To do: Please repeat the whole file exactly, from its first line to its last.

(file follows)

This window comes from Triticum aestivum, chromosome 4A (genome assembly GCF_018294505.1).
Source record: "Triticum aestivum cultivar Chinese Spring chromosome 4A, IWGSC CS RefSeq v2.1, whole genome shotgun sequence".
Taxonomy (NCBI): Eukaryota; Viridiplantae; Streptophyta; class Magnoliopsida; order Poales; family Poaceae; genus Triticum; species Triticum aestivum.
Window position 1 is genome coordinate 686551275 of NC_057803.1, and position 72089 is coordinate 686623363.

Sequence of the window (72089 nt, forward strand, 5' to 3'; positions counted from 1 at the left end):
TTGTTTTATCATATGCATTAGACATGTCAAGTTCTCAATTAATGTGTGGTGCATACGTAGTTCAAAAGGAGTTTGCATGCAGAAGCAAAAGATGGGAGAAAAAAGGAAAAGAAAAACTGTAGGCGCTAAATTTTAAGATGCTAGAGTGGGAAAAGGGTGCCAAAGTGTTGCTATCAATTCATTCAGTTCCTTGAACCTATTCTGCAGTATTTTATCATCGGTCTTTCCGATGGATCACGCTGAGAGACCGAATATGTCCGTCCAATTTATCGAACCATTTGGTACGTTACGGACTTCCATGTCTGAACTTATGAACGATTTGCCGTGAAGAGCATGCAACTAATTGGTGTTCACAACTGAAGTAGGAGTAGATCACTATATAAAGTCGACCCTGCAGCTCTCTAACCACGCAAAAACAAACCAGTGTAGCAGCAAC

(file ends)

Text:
This window comes from Triticum aestivum, chromosome 4A (genome assembly GCF_018294505.1).
Source record: "Triticum aestivum cultivar Chinese Spring chromosome 4A, IWGSC CS RefSeq v2.1, whole genome shotgun sequence".
Taxonomy (NCBI): Eukaryota; Viridiplantae; Streptophyta; class Magnoliopsida; order Poales; family Poaceae; genus Triticum; species Triticum aestivum.
Window position 1 is genome coordinate 686551275 of NC_057803.1, and position 72089 is coordinate 686623363.

Sequence of the window (72089 nt, forward strand, 5' to 3'; positions counted from 1 at the left end):
TTGTTTTATCATATGCATTAGACATGTCAAGTTCTCAATTAATGTGTGGTGCATACGTAGTTCAAAAGGAGTTTGCATGCAGAAGCAAAAGATGGGAGAAAAAAGGAAAAGAAAAACTGTAGGCGCTAAATTTTAAGATGCTAGAGTGGGAAAAGGGTGCCAAAGTGTTGCTATCAATTCATTCAGTTCCTTGAACCTATTCTGCAGTATTTTATCATCGGTCTTTCCGATGGATCACGCTGAGAGACCGAATATGTCCGTCCAATTTATCGAACCATTTGGTACGTTACGGACTTCCATGTCTGAACTTATGAACGATTTGCCGTGAAGAGCATGCAACTAATTGGTGTTCACAACTGAAGTAGGAGTAGATCACTATATAAAGTCGACCCTGCAGCTCTCTAACCACGCAAAAACAAACCAGTGTAGCAGCAAC